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President Recep Tayyip Erdogan. Photo: Mikhail Svetlov/Getty Image

The White House is exploring options for expelling Fethullah Gulen, the Turkish cleric accused by President Recep Tayyip Erdogan of orchestrating an attempted coup in 2016, in hopes that Erdogan lets up pressure on the Saudis over the murder of journalist Jamal Khashoggi in Istanbul, NBC News reports.

Between the lines: This is an explosive report — not only that the U.S. would consider expelling Gulen, who has been living in self-imposed exile in Pennsylvania for almost two decades, but that they would do so to remove pressure on the Saudis even as the kingdom has failed to put forth a credible explanation for Khashoggi's death. It suggests the White House's priority, come what may, is to protect the Saudis and Crown Prince Mohamed bin Salman. U.S. agencies declined to comment to NBC.

Details: Per NBC, Erdogan saw an opportunity after Khashoggi's murder to reissue a longstanding demand — that Gulen be extradited back to Turkey.

  • Erdogan has been at the heart of the international pressure on the Saudis in the weeks since Khashoggi's death, with evidence compiled by Turkey undermining Saudi explanations at every turn.
  • A Turkish official told NBC that they don't see a connection between the two issues: "We want to see action on the end of the United States in terms of the extradition of Gulen. And we're going to continue our investigation on behalf of the Khashoggi case."
  • However, "Trump administration officials last month asked federal law enforcement agencies to examine legal ways of removing" Gulen, NBC reports, adding that "career officials at the agencies pushed back on the White House requests."

Turkey has arrested hundreds of people for alleged links to Gulen. That was one of the charges against Andrew Brunson, the U.S. pastor who was at the center of a diplomatic crisis between the U.S. and Turkey until his release in October.

Go deeper...

Go deeper

Cyber war scales up with new Microsoft hack

Illustration: Aïda Amer/Axios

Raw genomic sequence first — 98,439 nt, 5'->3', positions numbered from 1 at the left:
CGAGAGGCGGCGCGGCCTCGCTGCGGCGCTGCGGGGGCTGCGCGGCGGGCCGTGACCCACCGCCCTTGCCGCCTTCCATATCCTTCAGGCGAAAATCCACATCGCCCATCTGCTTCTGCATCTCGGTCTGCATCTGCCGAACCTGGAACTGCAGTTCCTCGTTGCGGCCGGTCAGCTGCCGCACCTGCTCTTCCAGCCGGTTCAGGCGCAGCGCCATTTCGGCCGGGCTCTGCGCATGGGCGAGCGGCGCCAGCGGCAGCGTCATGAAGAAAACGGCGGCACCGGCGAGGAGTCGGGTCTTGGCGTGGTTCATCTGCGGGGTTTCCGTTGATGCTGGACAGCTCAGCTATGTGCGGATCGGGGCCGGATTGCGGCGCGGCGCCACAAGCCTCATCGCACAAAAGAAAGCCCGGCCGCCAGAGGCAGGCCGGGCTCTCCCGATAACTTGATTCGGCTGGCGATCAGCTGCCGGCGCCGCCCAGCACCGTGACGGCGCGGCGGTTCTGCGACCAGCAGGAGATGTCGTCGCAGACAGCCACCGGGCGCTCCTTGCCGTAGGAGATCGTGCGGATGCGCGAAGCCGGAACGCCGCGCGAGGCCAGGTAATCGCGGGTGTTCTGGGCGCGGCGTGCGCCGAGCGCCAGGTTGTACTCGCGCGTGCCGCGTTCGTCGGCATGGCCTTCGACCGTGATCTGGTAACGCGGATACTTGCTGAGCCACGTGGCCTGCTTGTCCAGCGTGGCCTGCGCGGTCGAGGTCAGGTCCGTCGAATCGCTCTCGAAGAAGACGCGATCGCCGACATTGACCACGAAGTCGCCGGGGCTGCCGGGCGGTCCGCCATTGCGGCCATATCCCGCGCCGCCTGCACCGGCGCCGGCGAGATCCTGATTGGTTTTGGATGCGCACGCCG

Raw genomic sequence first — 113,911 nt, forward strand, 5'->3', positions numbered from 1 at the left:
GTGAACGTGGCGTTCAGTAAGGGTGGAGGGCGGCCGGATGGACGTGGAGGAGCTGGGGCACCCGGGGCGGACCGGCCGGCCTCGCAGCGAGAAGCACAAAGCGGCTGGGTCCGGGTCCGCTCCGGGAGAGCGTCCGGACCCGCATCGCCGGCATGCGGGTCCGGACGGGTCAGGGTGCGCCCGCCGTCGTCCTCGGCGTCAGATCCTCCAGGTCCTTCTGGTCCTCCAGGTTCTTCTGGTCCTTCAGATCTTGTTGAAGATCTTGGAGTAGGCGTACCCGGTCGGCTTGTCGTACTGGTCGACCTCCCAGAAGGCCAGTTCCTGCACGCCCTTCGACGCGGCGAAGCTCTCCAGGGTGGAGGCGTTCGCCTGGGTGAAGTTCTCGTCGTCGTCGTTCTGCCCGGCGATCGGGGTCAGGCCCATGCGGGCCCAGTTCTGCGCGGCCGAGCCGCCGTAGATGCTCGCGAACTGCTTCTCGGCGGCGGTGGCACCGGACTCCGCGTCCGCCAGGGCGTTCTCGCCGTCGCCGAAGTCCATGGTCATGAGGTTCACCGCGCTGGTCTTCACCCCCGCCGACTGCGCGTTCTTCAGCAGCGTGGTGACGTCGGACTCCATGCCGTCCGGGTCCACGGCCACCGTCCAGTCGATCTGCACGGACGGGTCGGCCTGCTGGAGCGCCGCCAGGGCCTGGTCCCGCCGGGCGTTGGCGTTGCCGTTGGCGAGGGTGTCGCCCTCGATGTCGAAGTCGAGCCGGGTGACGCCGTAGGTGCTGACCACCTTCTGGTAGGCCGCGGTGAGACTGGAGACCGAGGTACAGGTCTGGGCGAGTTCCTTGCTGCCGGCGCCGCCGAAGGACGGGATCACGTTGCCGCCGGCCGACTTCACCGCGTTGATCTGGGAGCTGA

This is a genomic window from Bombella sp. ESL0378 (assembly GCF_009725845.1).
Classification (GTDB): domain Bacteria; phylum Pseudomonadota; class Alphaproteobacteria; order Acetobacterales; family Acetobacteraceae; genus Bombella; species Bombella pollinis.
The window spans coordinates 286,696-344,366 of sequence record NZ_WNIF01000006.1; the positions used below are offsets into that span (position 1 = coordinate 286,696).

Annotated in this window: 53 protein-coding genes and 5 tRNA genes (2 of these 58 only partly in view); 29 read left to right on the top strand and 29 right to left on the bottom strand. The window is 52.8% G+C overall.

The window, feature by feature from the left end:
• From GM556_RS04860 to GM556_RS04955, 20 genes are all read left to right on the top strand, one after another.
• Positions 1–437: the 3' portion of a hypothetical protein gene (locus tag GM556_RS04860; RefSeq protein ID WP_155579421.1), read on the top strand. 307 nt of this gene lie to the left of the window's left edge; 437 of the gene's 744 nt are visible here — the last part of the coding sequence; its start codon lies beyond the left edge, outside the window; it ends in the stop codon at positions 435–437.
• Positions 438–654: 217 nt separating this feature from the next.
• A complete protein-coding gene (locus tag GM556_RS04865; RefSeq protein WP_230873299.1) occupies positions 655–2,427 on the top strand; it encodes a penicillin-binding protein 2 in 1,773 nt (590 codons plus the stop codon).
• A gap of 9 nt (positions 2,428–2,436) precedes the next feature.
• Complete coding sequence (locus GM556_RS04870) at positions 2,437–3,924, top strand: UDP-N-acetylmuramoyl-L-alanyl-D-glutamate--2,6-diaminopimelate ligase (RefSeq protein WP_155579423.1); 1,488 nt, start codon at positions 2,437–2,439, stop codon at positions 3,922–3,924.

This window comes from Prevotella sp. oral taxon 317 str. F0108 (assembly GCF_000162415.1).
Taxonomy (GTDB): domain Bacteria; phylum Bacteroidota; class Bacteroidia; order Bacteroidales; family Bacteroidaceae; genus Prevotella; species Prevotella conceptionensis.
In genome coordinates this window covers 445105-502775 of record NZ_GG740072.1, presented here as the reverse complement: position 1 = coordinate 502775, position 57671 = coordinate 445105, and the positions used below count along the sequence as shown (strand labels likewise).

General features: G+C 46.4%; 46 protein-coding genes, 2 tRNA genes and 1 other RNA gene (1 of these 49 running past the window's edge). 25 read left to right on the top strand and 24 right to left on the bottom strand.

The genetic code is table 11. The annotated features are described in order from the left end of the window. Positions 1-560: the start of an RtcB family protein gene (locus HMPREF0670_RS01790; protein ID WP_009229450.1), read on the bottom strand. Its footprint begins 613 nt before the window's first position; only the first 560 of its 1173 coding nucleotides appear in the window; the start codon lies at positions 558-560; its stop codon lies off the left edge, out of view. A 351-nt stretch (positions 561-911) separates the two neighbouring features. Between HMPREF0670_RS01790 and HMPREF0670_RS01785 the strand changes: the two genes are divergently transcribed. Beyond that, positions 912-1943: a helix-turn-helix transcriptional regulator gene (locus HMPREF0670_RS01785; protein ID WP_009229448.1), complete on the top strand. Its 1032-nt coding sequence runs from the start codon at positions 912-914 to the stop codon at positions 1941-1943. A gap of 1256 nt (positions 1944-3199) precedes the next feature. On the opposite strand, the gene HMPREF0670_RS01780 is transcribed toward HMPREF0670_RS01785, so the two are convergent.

Last week's revelation of a new cyberattack on thousands of small businesses and organizations, on top of last year's SolarWinds hack, shows we've entered a new era of mass-scale cyber war.

Why it matters: In a world that's dependent on interlocking digital systems, there's no escaping today's cyber conflicts. We're all potential victims even if we're not participants.

Miriam Kramer, author of Space
19 mins ago - Science

Spaceflight contests and our future in orbit

Illustration: Aïda Amer/Axios

Wealthy private citizens are increasingly becoming the arbiters of who can go to space — and some of them want to bring the average person along for the ride.

Why it matters: Space is being opened up to people who wouldn't have had the prospect of flying there even five years ago, but these types of missions have far-reaching implications for who determines who gets to make use of space and for what.

1 hour ago - Health

Axios-Ipsos poll: America looks for the exits after a year of COVID

Data: Axios/Ipsos poll; Chart: Danielle Alberti/Axios

A year after the coronavirus abruptly shut down much of the country, Americans are watching for a clear signal of when the pandemic will be over — and most won't be ready to ditch the masks and social distancing until they get it, according to the latest installment of the Axios/Ipsos Coronavirus Index.

The big picture: The poll found that more Americans are expecting the outbreak to be over sooner rather than later, as vaccinations ramp up throughout the country — but that very few are ready to end the precautions that have upended their lives.

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